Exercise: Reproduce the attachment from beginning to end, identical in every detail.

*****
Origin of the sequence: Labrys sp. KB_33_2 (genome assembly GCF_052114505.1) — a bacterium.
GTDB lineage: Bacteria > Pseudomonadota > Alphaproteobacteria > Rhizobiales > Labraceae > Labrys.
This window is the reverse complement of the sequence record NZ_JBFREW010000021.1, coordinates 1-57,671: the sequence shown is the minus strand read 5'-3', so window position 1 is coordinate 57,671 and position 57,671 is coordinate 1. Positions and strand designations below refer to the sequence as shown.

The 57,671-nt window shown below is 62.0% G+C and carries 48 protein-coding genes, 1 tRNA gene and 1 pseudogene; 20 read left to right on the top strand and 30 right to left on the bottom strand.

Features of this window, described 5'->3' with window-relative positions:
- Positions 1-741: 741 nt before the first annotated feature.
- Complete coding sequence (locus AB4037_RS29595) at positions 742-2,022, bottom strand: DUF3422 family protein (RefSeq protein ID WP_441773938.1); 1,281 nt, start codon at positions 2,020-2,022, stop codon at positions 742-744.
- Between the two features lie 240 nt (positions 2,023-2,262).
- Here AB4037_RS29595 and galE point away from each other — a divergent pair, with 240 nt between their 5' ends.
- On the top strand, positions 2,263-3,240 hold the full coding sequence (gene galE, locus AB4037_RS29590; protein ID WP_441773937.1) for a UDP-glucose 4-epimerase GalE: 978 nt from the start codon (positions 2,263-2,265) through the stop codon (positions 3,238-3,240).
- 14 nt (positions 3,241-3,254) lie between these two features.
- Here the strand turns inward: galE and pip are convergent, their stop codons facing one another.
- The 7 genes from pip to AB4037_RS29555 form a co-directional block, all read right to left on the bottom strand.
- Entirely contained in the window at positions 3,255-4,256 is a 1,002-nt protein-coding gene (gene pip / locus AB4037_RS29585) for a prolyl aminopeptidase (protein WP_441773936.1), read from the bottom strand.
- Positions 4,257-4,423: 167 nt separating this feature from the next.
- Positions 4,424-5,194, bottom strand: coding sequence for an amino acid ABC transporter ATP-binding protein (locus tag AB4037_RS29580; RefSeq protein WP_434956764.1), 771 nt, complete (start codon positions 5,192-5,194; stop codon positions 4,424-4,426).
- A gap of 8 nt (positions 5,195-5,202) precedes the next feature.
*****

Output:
Origin of the sequence: Labrys sp. KB_33_2 (genome assembly GCF_052114505.1) — a bacterium.
GTDB lineage: Bacteria > Pseudomonadota > Alphaproteobacteria > Rhizobiales > Labraceae > Labrys.
This window is the reverse complement of the sequence record NZ_JBFREW010000021.1, coordinates 1-57,671: the sequence shown is the minus strand read 5'-3', so window position 1 is coordinate 57,671 and position 57,671 is coordinate 1. Positions and strand designations below refer to the sequence as shown.

The 57,671-nt window shown below is 62.0% G+C and carries 48 protein-coding genes, 1 tRNA gene and 1 pseudogene; 20 read left to right on the top strand and 30 right to left on the bottom strand.

Features of this window, described 5'->3' with window-relative positions:
- Positions 1-741: 741 nt before the first annotated feature.
- Complete coding sequence (locus AB4037_RS29595) at positions 742-2,022, bottom strand: DUF3422 family protein (RefSeq protein ID WP_441773938.1); 1,281 nt, start codon at positions 2,020-2,022, stop codon at positions 742-744.
- Between the two features lie 240 nt (positions 2,023-2,262).
- Here AB4037_RS29595 and galE point away from each other — a divergent pair, with 240 nt between their 5' ends.
- On the top strand, positions 2,263-3,240 hold the full coding sequence (gene galE, locus AB4037_RS29590; protein ID WP_441773937.1) for a UDP-glucose 4-epimerase GalE: 978 nt from the start codon (positions 2,263-2,265) through the stop codon (positions 3,238-3,240).
- 14 nt (positions 3,241-3,254) lie between these two features.
- Here the strand turns inward: galE and pip are convergent, their stop codons facing one another.
- The 7 genes from pip to AB4037_RS29555 form a co-directional block, all read right to left on the bottom strand.
- Entirely contained in the window at positions 3,255-4,256 is a 1,002-nt protein-coding gene (gene pip / locus AB4037_RS29585) for a prolyl aminopeptidase (protein WP_441773936.1), read from the bottom strand.
- Positions 4,257-4,423: 167 nt separating this feature from the next.
- Positions 4,424-5,194, bottom strand: coding sequence for an amino acid ABC transporter ATP-binding protein (locus tag AB4037_RS29580; RefSeq protein WP_434956764.1), 771 nt, complete (start codon positions 5,192-5,194; stop codon positions 4,424-4,426).
- A gap of 8 nt (positions 5,195-5,202) precedes the next feature.